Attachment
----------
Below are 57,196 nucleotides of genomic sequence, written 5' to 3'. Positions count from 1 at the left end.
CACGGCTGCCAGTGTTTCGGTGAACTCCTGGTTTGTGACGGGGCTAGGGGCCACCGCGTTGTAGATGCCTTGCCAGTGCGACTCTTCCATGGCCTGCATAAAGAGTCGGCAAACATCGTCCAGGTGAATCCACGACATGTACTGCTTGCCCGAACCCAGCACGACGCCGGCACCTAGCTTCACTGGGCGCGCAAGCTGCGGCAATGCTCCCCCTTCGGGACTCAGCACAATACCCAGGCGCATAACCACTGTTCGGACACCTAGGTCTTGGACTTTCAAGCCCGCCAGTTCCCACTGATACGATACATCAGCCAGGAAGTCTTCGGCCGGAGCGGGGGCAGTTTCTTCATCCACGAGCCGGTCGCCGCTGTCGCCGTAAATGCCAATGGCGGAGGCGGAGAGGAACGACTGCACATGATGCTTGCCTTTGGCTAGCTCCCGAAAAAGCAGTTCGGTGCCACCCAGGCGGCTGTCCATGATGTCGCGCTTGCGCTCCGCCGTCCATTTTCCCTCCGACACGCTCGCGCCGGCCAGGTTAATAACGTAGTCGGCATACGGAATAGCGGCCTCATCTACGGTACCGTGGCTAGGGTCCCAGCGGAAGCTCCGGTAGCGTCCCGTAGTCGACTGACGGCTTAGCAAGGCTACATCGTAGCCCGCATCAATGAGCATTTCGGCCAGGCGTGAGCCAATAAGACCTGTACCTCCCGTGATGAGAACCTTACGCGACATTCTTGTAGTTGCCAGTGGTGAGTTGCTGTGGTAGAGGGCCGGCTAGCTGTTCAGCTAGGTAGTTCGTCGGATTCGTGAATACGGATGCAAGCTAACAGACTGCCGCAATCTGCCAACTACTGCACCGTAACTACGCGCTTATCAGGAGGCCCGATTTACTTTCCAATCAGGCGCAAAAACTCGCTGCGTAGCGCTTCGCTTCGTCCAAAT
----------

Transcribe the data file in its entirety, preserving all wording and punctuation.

Below are 57,196 nucleotides of genomic sequence, written 5' to 3'. Positions count from 1 at the left end.
CACGGCTGCCAGTGTTTCGGTGAACTCCTGGTTTGTGACGGGGCTAGGGGCCACCGCGTTGTAGATGCCTTGCCAGTGCGACTCTTCCATGGCCTGCATAAAGAGTCGGCAAACATCGTCCAGGTGAATCCACGACATGTACTGCTTGCCCGAACCCAGCACGACGCCGGCACCTAGCTTCACTGGGCGCGCAAGCTGCGGCAATGCTCCCCCTTCGGGACTCAGCACAATACCCAGGCGCATAACCACTGTTCGGACACCTAGGTCTTGGACTTTCAAGCCCGCCAGTTCCCACTGATACGATACATCAGCCAGGAAGTCTTCGGCCGGAGCGGGGGCAGTTTCTTCATCCACGAGCCGGTCGCCGCTGTCGCCGTAAATGCCAATGGCGGAGGCGGAGAGGAACGACTGCACATGATGCTTGCCTTTGGCTAGCTCCCGAAAAAGCAGTTCGGTGCCACCCAGGCGGCTGTCCATGATGTCGCGCTTGCGCTCCGCCGTCCATTTTCCCTCCGACACGCTCGCGCCGGCCAGGTTAATAACGTAGTCGGCATACGGAATAGCGGCCTCATCTACGGTACCGTGGCTAGGGTCCCAGCGGAAGCTCCGGTAGCGTCCCGTAGTCGACTGACGGCTTAGCAAGGCTACATCGTAGCCCGCATCAATGAGCATTTCGGCCAGGCGTGAGCCAATAAGACCTGTACCTCCCGTGATGAGAACCTTACGCGACATTCTTGTAGTTGCCAGTGGTGAGTTGCTGTGGTAGAGGGCCGGCTAGCTGTTCAGCTAGGTAGTTCGTCGGATTCGTGAATACGGATGCAAGCTAACAGACTGCCGCAATCTGCCAACTACTGCACCGTAACTACGCGCTTATCAGGAGGCCCGATTTACTTTCCAATCAGGCGCAAAAACTCGCTGCGTAGCGCTTCGCTTCGTCCAAAT